In the embodiment described above, the embossed characters of the card 2 are read by detecting the recesses on the rear surface of the embossment area 11, so that the number of collisions of the armatures with the piezoelectric elements 27 can be reduced, and the accuracy in detection is improved.
After the reading of the embossed card 2, the electric motor 7 is driven in the reverse direction to convey the card 2 to the card insertion opening 3b along the guide member 1. When discharge of the card 2 has been confirmed by the operation of the light emitting diode 8 and light receiving transistor 9, the electric motor 7 stops and the embossed character reading process ends.
It will of course be understood that this invention is not limited to the above-described embodiment and various changes and modifications may be made as far as they do not depart from the scope of this invention.
For example, in the above embodiment, when only one line for the registration number is scanned by the sensing head the identification data including the registrant's personal name, birth date and sex which are stored beforehand can be derived. In a modification, a plurality of sensing heads be provided r single sensing head can be made movable across the direction to the travel of the embossed card, so as to permit reading of a plurality of lines of embossed characters.
In a further modification, the above described reading operation is performed by detecting the protrusions of the embossment on the front surface of the embossment area. In this case, the piezoelectric elements are not hit by the armatures at such points where the wires confront the protrusions. The values of the binary image data are reversed to those obtained when the recesses of the embossment are sensed. The patterns of the characters are not (left-right) reversed. A problem associated with these modifications is that along the edges of the patterns of characters, there are slope portions at which detection is not reliable.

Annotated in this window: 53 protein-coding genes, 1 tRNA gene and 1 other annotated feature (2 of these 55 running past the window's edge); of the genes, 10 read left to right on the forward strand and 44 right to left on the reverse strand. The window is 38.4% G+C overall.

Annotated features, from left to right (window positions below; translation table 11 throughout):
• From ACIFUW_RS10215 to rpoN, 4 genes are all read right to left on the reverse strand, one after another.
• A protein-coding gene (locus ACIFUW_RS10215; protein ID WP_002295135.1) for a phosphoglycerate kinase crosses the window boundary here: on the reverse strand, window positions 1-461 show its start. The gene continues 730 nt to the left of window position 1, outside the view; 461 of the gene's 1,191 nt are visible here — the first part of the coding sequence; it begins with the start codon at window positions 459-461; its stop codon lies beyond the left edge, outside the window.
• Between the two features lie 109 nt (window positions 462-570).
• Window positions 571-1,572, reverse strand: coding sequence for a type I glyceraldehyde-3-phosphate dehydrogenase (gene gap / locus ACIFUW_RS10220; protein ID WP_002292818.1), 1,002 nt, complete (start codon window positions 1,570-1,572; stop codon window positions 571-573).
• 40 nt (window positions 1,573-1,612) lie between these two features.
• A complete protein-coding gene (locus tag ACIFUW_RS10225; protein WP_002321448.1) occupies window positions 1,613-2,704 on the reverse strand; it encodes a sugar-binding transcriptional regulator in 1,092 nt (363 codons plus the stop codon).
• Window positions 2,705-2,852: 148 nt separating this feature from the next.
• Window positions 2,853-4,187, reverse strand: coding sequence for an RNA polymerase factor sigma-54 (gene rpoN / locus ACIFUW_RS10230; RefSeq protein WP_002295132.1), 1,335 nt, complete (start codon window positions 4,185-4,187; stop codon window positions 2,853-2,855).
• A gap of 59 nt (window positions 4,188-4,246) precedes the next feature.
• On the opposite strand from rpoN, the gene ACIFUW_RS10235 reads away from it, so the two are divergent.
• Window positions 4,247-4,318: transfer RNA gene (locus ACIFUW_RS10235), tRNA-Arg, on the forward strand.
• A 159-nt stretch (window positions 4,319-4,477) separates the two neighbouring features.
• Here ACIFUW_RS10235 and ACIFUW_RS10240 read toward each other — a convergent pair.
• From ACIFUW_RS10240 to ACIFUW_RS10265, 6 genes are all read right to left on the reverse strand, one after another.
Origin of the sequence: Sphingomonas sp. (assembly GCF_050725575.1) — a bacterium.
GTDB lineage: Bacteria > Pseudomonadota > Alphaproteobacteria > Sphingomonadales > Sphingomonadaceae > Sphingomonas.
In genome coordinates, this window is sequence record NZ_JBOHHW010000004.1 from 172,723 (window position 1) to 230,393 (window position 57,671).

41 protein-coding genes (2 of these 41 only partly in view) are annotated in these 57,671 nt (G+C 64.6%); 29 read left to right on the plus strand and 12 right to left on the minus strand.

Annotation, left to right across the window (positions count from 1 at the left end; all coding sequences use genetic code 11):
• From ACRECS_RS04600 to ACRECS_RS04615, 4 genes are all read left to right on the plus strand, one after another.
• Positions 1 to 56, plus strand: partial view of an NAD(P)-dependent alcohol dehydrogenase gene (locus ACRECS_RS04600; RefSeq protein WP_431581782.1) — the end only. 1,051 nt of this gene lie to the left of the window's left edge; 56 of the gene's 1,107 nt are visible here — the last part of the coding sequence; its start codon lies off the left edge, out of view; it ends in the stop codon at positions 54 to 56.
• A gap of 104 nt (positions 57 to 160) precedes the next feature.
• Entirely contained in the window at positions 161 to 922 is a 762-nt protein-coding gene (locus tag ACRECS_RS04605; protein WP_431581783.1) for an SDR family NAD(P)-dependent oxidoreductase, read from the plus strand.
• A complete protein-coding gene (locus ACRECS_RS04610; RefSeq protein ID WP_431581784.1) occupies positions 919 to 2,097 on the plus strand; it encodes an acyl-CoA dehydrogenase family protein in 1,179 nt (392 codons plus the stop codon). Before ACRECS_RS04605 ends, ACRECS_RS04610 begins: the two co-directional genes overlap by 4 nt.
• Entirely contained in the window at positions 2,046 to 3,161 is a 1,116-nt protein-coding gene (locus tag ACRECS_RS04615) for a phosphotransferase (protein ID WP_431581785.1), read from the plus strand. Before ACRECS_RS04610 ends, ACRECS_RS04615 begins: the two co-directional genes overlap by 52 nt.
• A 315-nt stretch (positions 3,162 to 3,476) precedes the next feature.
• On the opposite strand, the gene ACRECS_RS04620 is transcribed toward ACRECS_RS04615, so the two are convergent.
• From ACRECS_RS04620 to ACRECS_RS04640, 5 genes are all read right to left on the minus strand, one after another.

As an alternative to the piezoelectric elements used for the detection of the collision of the wires with the surface of the embossed card, electric circuit contacts can be used.
The binary data thus obtained by reading are then transferred to the printing means and used for printing.
FIG. 7 is a schematic side view showing the construction of the printing unit, which is incorporated in an automatic teller's machine (ATM).
In the construction of FIG. 7, reference numeral 29 designates a card reader/Writer comprising an embossment reader 3 and a magnetic head for reading from and writing into a magnetic strip on the card. Reference numeral 30 designates a customer panel provided with a card insertion opening 31 for the card reader/writer 29. The card insertion opening 31 of the example shown in FIG. 7 corresponds to the card insertion guide member 1 shown in FIG. I.
Reference numeral 32 designates a known bank notes processing machine which identifies and counts bank notes put into it. It also discharges bank notes designated by a customer from a container to pay the money. Reference numeral 33 designates a bank note receiving/paying port arranged on the customer panel 30 and adapted to receive or pay bank notes as well as to discharge receipts therethrough.
A printer unit 34 is mounted to the rear portion of the bank note processing machine 32, for printing a receipt. It is provided with a receipt paper conveying passage 35 connected to the bank note receiving/paying port 33, a printing head 36 having printing elements arranged linearly across and above the receipt paper conveying passage 35. The printing head 36 has the same resolving power as that of the sensing head 10. More specifically, the printing elements of the printing head 36 are associated in one-to-one relationship with the sensing wires of the sensing head and disposed at positions corresponding to the positions of the associated wires, and the output signal obtained from action of each sensing wire is used to drive the associated printing element. A platen roller 37 is positioned opposite the printing head 36. The printer unit 34 further comprises a receipt paper container 88 for accommodating unprinted receipt paper, and a cutter 39 for cutting the receipt paper into a piece of receipt after printing. The bank note conveying passage may be also used as the receipt paper conveying passage 35 of the printing unit 34.